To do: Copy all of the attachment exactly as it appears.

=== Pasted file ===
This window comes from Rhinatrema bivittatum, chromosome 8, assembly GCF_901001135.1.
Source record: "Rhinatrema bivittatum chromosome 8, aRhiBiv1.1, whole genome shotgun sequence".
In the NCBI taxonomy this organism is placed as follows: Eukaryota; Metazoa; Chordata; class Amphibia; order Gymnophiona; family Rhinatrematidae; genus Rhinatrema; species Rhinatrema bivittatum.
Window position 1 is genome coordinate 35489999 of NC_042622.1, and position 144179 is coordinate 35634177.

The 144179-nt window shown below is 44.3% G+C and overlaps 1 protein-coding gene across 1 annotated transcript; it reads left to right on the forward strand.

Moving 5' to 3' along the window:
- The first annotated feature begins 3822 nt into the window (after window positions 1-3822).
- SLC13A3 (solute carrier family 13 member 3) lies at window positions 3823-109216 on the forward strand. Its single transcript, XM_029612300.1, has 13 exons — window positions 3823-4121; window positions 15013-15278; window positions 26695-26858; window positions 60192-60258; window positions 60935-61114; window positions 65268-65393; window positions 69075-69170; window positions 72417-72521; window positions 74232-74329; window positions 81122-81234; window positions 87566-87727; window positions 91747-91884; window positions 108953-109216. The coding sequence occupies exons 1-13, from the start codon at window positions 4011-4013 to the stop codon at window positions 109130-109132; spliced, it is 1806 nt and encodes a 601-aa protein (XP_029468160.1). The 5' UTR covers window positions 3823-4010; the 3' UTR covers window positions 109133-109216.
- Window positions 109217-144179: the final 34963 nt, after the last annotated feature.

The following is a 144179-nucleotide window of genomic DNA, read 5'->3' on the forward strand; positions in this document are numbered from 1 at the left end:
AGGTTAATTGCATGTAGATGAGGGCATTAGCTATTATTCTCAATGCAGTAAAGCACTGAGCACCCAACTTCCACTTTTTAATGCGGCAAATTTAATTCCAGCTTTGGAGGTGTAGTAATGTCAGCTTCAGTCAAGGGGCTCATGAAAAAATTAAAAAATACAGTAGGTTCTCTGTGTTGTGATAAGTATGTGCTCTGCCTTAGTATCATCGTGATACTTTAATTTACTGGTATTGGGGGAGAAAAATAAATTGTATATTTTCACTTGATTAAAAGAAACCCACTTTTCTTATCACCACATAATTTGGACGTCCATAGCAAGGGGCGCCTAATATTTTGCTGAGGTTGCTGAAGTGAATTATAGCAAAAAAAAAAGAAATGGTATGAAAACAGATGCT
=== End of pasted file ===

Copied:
This window comes from Rhinatrema bivittatum, chromosome 8, assembly GCF_901001135.1.
Source record: "Rhinatrema bivittatum chromosome 8, aRhiBiv1.1, whole genome shotgun sequence".
In the NCBI taxonomy this organism is placed as follows: Eukaryota; Metazoa; Chordata; class Amphibia; order Gymnophiona; family Rhinatrematidae; genus Rhinatrema; species Rhinatrema bivittatum.
Window position 1 is genome coordinate 35489999 of NC_042622.1, and position 144179 is coordinate 35634177.

The 144179-nt window shown below is 44.3% G+C and overlaps 1 protein-coding gene across 1 annotated transcript; it reads left to right on the forward strand.

Moving 5' to 3' along the window:
- The first annotated feature begins 3822 nt into the window (after window positions 1-3822).
- SLC13A3 (solute carrier family 13 member 3) lies at window positions 3823-109216 on the forward strand. Its single transcript, XM_029612300.1, has 13 exons — window positions 3823-4121; window positions 15013-15278; window positions 26695-26858; window positions 60192-60258; window positions 60935-61114; window positions 65268-65393; window positions 69075-69170; window positions 72417-72521; window positions 74232-74329; window positions 81122-81234; window positions 87566-87727; window positions 91747-91884; window positions 108953-109216. The coding sequence occupies exons 1-13, from the start codon at window positions 4011-4013 to the stop codon at window positions 109130-109132; spliced, it is 1806 nt and encodes a 601-aa protein (XP_029468160.1). The 5' UTR covers window positions 3823-4010; the 3' UTR covers window positions 109133-109216.
- Window positions 109217-144179: the final 34963 nt, after the last annotated feature.

The following is a 144179-nucleotide window of genomic DNA, read 5'->3' on the forward strand; positions in this document are numbered from 1 at the left end:
AGGTTAATTGCATGTAGATGAGGGCATTAGCTATTATTCTCAATGCAGTAAAGCACTGAGCACCCAACTTCCACTTTTTAATGCGGCAAATTTAATTCCAGCTTTGGAGGTGTAGTAATGTCAGCTTCAGTCAAGGGGCTCATGAAAAAATTAAAAAATACAGTAGGTTCTCTGTGTTGTGATAAGTATGTGCTCTGCCTTAGTATCATCGTGATACTTTAATTTACTGGTATTGGGGGAGAAAAATAAATTGTATATTTTCACTTGATTAAAAGAAACCCACTTTTCTTATCACCACATAATTTGGACGTCCATAGCAAGGGGCGCCTAATATTTTGCTGAGGTTGCTGAAGTGAATTATAGCAAAAAAAAAAGAAATGGTATGAAAACAGATGCT